T Nation

Tight Everything!


#1

Hello all. I will try to keep this short. I have always been tight and not a fan of stretching and as a result have always lifted relatively heavy with some pain and forced motion. I have recently decided to try some Olympic lifting and realized that I need to do some work on my mobility. I have tight shoulders, back, hips, and the worst of all is my ankle mobility (very poor dorsiflexion). I have watched some of Kelly Starrets videos and seen some techniques, but I was wondering if there was a daily mobility and flexibility routine out there I could use to hit these areas, especially ankles? I could do something twice a day of it would help. I would like to have a good amount of change in three weeks of at all possible so I can get back to lifting heavy. Thanks!


#2

Foam roll everything it helped me a lot and I’m 265 I thought the damn foam roller was gonna break the first time I used it lol. For ankles and everything else just keep at it stretched the calves, tight calves caused some of my ankle issues. Do shoulder dislocators once a day and some band pull aparts for your back. Three weeks might not cut it, the older you are the more you’ll have to work on it. It’s not something you’ll do for three weeks and stop you’ll work on mobility pretty much from here on out.


#3

Hmm… there really isn’t any sort of magical fix. You just have to be consistent about mobility over time. For what it’s worth, I have much better luck with weighted stretches like using a little weight for a standing hamstring stretch, or using a db in the goblet position for a stretch while using my elbows to push my knees out. There’s some stretches you can do lying down for your shoulders with dumbbells. I like shoulder dislocates. If they bother your wrists, try using a band or a yoga strap. And most importantly, be consistent. If you haven’t worked on this for a long time, expect it to take a long time to fix.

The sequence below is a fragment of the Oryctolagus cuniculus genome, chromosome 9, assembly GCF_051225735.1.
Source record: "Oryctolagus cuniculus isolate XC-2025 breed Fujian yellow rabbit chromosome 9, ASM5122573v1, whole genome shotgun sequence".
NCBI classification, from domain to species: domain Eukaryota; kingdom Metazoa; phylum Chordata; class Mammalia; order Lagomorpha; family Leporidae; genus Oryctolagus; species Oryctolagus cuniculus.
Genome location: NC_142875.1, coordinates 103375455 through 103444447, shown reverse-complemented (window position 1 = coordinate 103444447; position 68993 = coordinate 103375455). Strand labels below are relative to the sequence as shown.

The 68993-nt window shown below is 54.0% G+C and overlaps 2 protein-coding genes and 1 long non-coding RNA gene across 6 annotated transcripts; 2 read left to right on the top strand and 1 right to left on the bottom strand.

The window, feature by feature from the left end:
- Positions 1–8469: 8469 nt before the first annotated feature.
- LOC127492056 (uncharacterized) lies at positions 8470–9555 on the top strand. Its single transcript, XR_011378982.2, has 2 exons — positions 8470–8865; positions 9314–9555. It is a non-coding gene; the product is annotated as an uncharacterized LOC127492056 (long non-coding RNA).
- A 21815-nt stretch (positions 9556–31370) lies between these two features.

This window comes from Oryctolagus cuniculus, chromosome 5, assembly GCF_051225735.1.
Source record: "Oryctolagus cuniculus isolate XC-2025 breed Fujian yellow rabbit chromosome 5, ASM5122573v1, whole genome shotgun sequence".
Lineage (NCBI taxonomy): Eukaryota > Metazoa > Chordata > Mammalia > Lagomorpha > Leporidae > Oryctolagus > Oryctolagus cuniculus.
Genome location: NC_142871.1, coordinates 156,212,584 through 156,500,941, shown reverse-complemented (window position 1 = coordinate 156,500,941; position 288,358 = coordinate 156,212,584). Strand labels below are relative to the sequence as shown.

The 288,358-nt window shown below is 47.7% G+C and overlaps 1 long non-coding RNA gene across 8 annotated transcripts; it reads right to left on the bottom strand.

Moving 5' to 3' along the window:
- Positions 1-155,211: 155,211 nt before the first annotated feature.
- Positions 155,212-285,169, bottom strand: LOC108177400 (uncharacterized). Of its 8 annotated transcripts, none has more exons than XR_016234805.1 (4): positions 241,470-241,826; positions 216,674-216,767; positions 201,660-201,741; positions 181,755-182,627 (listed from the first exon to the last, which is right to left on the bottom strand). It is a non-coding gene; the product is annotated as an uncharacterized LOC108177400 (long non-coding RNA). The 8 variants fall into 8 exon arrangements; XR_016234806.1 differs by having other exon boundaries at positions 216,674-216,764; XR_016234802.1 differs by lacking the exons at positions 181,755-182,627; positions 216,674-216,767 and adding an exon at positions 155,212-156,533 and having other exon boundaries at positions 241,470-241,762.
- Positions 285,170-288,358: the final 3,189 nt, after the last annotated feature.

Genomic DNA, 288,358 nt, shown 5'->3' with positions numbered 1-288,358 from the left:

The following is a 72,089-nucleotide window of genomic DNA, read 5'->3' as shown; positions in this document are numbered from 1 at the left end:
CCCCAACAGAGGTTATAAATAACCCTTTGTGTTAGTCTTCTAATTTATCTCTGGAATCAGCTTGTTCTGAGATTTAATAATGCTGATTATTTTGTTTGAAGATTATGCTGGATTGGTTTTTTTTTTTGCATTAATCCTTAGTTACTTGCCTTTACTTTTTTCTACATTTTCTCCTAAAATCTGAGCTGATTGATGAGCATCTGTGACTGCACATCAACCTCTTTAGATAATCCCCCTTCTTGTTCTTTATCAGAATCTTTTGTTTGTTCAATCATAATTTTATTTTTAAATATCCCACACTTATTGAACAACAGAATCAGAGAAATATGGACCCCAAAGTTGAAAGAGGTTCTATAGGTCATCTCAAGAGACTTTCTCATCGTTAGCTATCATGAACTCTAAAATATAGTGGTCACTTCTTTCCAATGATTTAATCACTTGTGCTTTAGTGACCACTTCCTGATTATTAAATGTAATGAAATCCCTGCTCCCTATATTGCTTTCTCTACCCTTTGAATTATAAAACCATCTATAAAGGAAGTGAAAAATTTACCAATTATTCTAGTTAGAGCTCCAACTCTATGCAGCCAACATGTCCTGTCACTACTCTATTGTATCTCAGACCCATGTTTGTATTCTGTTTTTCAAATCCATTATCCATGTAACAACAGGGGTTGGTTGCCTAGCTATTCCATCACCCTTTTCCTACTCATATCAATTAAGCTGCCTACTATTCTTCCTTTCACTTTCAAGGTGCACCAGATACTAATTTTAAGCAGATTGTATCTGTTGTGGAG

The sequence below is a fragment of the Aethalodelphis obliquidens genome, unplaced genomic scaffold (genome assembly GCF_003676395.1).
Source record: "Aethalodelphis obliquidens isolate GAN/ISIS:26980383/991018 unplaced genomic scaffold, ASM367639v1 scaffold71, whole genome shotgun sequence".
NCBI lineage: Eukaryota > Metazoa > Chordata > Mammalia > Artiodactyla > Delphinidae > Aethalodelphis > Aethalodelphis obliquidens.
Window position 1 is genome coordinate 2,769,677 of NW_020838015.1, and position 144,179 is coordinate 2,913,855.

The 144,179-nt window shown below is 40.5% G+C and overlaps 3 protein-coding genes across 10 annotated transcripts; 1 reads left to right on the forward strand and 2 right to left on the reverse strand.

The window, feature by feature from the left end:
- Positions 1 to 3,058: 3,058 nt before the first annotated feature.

#4

stretch hard immeditely after post workout when more pliable.

Focus especially on pecs/opening up the chest for upper body (this will take strain off both back and shoulders) and a lower back+hammie stretch


#5

Tight ankles suck. I used to have them, and they interfered with my squat. I’ve had some tightness elsewhere too, but it seemed like ankles are the hardest to make changes on. Do what Starrett recommends, and do it daily, especially for ankles. It might take a couple of weeks or longer with consistency. And I agree with Fletch1986 - weighted stretches have generally been best for me.


#6

Donnie Thompson “Super D” does some cool ankle and calf exercises with Flex Bands. Check out " super d ankle secrets" and “flexion your ankles.”

Marryann Berry has a few recent articles on Tnation with some good moves/drills.

Then there are about a million articles about posture/mobility here on too.

In my opinion, its best to try 2 or 3 little mobility/activation type moves for each area you’re struggling with. Some will be too easy, or too hard. But then you’ll find that perfect drill, that does just what you want. Once you have a few good moves, you can work out your own super effective mobility routine. After like 2-3 weeks of doing that stuff a couple times a day, the moves start to feel bad, and don’t work so well.

So 1 series could be…
-Band Pull Aparts/Band Dislocates for upper back/shoulders/chest
-Hip Hikes and Half Kneeling Hip Flexor Stretch for quads and hips
-Band ankle exercises, then goblet squat bottom position stretch.

After a couple weeks, when this stuff bores you out of your mind you can switch too

-Prone trap raises and Scarecrows
-Clamshells and Terminal Knee Extensions
-Glute bridges and b.w. calf raises on the floor.


#7

Oh, I just noticed you want to focus on ankles.

A squat position is your friend. At the gym, you put a barbell on top of the meat close to your knees in a rock bottom squat position and this will help. If you don’t have a barbell at home, you get in the squat position next to a rail or whatever and pull yourself closer to it. Of course some generic calf stretches and ankle mobility drills will help too.

Here’s the wall drill.


#8

I was the same way…tight in the mornings, not very mobile hamstrings. Nevertheless I got into decent shape, but once I picked up a trainer and he zero’d in on my poor hip/ham/lower back mobility I started to work it hard and really opened myself up.

Best motivation for me was so a nice pop in my squat strength…both in the low and high rep ranges.